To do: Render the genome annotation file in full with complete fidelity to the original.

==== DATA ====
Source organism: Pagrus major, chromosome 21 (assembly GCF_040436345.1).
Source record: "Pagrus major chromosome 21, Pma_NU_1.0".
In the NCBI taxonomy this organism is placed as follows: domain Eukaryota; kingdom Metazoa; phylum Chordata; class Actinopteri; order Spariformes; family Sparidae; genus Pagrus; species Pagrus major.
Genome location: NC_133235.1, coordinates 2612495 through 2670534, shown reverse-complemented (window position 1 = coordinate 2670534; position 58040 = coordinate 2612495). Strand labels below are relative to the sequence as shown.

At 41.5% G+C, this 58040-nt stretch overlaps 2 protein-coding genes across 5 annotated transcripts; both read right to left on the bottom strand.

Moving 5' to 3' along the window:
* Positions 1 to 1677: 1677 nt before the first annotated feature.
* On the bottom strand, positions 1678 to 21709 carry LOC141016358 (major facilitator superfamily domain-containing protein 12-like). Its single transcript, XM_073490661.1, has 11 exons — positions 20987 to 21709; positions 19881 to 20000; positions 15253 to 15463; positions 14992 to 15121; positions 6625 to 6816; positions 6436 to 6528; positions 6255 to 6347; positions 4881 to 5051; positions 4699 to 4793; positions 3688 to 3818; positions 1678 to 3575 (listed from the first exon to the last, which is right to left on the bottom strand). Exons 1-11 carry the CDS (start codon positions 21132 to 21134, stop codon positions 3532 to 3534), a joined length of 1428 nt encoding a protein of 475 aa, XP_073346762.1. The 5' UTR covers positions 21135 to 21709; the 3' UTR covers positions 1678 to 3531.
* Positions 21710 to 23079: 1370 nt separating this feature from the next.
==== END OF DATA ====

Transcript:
Source organism: Pagrus major, chromosome 21 (assembly GCF_040436345.1).
Source record: "Pagrus major chromosome 21, Pma_NU_1.0".
In the NCBI taxonomy this organism is placed as follows: domain Eukaryota; kingdom Metazoa; phylum Chordata; class Actinopteri; order Spariformes; family Sparidae; genus Pagrus; species Pagrus major.
Genome location: NC_133235.1, coordinates 2612495 through 2670534, shown reverse-complemented (window position 1 = coordinate 2670534; position 58040 = coordinate 2612495). Strand labels below are relative to the sequence as shown.

At 41.5% G+C, this 58040-nt stretch overlaps 2 protein-coding genes across 5 annotated transcripts; both read right to left on the bottom strand.

Moving 5' to 3' along the window:
* Positions 1 to 1677: 1677 nt before the first annotated feature.
* On the bottom strand, positions 1678 to 21709 carry LOC141016358 (major facilitator superfamily domain-containing protein 12-like). Its single transcript, XM_073490661.1, has 11 exons — positions 20987 to 21709; positions 19881 to 20000; positions 15253 to 15463; positions 14992 to 15121; positions 6625 to 6816; positions 6436 to 6528; positions 6255 to 6347; positions 4881 to 5051; positions 4699 to 4793; positions 3688 to 3818; positions 1678 to 3575 (listed from the first exon to the last, which is right to left on the bottom strand). Exons 1-11 carry the CDS (start codon positions 21132 to 21134, stop codon positions 3532 to 3534), a joined length of 1428 nt encoding a protein of 475 aa, XP_073346762.1. The 5' UTR covers positions 21135 to 21709; the 3' UTR covers positions 1678 to 3531.
* Positions 21710 to 23079: 1370 nt separating this feature from the next.